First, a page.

An element in the book that is either interesting or annoying, depending on one's point of view, is the obvious similarity between characters and real-life players on the American political scene. People like Colin Powell, Matt Drudge, James Dobson, George Soros, and others make appearances under thin disguises. This technique works best in a parody setting, like Roland Merullo's American Savior, but the realistic interactions between characters and Reed's firsthand understanding of how politics works help keep any corniness to a reasonable low.
If the book has a morale, it might be, "Follow your heart, and you can achieve your dreams." It's not exactly the most compelling message for a political thriller, but Reed inserts enough redemptive content in the form of one main character's spiritual epiphany to mostly make up for it. Objectionable content is minimal but not entirely absent, as certain characters behave in ways one might expect overpaid and overworked politicians and aides to act under extreme pressure.
All in all, Dark Horse is a better-than-average first novel, and in the relatively under-populated genre of Christian political fiction, it can more than hold its own. It's well worth reading for anyone interested in the sometimes brilliant but often greasy and underhanded way politics is done in Washington. For anyone looking for a break from the everyday drama and intrigue of our real government, Dark Horse is a recommended escape.Read more ›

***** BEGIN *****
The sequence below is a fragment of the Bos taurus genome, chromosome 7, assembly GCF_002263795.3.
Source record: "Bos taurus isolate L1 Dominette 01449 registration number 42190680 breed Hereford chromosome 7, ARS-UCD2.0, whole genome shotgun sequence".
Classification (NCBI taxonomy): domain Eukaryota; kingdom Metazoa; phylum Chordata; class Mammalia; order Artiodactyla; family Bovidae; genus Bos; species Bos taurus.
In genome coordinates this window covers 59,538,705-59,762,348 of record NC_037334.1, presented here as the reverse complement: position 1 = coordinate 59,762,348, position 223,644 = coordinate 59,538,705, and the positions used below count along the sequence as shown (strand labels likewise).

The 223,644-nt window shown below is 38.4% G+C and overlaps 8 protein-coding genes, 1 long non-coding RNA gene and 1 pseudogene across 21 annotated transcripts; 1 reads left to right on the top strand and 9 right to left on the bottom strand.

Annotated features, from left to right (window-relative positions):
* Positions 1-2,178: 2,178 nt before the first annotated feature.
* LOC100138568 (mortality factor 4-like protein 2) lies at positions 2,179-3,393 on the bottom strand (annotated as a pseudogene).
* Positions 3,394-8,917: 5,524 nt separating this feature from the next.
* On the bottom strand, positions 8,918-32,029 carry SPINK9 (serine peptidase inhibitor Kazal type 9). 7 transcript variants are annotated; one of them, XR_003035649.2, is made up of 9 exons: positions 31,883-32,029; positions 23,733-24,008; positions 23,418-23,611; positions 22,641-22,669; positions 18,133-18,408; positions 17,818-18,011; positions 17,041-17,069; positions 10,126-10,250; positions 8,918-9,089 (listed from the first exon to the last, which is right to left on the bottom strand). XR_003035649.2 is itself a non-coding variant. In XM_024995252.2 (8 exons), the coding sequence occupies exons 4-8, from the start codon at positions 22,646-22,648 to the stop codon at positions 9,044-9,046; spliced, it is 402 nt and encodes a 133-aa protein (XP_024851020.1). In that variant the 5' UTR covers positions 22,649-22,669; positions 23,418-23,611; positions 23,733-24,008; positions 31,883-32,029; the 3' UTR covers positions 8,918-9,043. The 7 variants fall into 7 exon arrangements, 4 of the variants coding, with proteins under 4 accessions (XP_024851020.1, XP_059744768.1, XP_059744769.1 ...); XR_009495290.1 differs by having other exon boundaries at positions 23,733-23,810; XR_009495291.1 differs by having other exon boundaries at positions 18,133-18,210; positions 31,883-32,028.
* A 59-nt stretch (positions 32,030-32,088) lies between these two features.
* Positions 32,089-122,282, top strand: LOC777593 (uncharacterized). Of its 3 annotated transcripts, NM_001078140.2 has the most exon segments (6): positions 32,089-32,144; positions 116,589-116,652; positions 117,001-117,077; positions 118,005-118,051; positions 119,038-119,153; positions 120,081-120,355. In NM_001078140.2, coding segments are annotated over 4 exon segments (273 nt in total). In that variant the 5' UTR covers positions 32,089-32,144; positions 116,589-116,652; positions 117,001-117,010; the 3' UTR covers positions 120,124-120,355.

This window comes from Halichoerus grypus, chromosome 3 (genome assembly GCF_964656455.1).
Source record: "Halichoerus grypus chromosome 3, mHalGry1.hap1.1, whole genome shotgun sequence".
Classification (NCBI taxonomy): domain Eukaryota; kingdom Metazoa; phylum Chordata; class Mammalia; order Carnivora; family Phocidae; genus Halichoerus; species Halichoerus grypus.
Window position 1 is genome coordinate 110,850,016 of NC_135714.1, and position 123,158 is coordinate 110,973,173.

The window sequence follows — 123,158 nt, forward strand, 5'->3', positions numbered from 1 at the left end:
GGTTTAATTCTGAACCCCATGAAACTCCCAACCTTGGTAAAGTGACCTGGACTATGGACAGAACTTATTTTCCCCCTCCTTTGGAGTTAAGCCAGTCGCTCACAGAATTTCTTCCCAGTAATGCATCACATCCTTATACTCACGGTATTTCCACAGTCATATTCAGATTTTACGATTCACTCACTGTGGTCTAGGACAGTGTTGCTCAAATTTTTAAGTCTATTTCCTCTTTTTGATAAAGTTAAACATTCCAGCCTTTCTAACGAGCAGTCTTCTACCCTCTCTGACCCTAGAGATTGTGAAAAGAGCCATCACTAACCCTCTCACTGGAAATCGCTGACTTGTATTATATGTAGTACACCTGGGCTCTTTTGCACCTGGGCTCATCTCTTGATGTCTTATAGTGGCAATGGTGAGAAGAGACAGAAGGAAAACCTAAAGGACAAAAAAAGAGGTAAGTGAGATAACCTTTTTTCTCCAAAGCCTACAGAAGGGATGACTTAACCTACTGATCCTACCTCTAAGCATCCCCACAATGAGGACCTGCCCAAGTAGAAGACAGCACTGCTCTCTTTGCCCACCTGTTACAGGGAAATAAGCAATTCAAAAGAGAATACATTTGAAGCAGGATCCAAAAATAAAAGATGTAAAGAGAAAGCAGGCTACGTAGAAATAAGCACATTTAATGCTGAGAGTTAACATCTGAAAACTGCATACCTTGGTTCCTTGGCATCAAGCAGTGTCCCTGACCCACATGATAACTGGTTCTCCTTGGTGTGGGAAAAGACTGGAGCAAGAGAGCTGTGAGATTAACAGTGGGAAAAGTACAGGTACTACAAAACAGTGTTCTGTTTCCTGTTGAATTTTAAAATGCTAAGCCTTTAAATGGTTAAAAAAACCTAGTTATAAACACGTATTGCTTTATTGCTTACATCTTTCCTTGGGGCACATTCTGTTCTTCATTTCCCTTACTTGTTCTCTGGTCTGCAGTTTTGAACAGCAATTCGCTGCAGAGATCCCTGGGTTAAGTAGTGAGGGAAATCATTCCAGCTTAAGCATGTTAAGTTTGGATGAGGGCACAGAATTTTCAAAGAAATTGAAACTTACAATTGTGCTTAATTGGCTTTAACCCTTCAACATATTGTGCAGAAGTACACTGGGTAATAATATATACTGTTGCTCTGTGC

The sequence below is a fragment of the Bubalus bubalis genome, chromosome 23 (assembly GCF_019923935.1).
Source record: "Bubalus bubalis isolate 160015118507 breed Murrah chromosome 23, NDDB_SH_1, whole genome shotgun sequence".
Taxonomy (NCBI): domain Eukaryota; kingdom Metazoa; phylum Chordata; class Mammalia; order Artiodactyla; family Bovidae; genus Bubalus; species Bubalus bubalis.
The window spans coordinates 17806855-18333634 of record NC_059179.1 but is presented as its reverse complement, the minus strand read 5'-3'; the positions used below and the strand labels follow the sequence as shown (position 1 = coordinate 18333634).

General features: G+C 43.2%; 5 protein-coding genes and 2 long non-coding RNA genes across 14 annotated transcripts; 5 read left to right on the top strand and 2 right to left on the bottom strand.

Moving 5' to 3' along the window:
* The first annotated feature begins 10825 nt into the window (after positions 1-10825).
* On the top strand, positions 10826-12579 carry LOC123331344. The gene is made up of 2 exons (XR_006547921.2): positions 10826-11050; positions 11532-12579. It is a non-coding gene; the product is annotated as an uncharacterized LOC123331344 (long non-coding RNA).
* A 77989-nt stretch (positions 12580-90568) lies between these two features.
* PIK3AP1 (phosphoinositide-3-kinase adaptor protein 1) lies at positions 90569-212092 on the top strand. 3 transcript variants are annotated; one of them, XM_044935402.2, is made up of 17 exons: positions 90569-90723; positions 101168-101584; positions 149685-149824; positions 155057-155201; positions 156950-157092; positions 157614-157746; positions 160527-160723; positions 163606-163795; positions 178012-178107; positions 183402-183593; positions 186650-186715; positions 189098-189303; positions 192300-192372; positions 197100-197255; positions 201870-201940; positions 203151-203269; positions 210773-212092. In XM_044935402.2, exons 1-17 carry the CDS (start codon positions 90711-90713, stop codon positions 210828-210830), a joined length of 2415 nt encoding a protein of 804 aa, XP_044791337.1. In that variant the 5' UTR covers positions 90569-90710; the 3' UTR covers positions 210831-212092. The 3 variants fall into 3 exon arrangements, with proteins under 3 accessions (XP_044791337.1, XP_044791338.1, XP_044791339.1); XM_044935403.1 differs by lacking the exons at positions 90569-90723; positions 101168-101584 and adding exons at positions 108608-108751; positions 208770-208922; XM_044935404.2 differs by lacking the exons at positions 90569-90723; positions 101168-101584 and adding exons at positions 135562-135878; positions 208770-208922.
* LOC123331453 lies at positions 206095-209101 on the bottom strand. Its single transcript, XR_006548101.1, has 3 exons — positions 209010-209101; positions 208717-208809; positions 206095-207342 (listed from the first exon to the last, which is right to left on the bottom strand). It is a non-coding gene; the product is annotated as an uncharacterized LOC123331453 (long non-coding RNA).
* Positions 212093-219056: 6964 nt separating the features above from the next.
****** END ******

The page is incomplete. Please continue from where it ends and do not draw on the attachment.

Dark Horse is a fast paced story that could have been easily lifted from newspapers or right off of the network news programs. Although it was a little challenging at the very beginning, probably due to the reader being dropped into the middle of a political process with a large cast of characters, Once you sort out the players the payoff is worthwhile. Ralph Reed has been involved in bare knuckled politics for many years. It is obvious from the tags for this book, that he continues to be a lightening rod of vitriol from his political adversaries. I suppose success brings both adoration and vilification.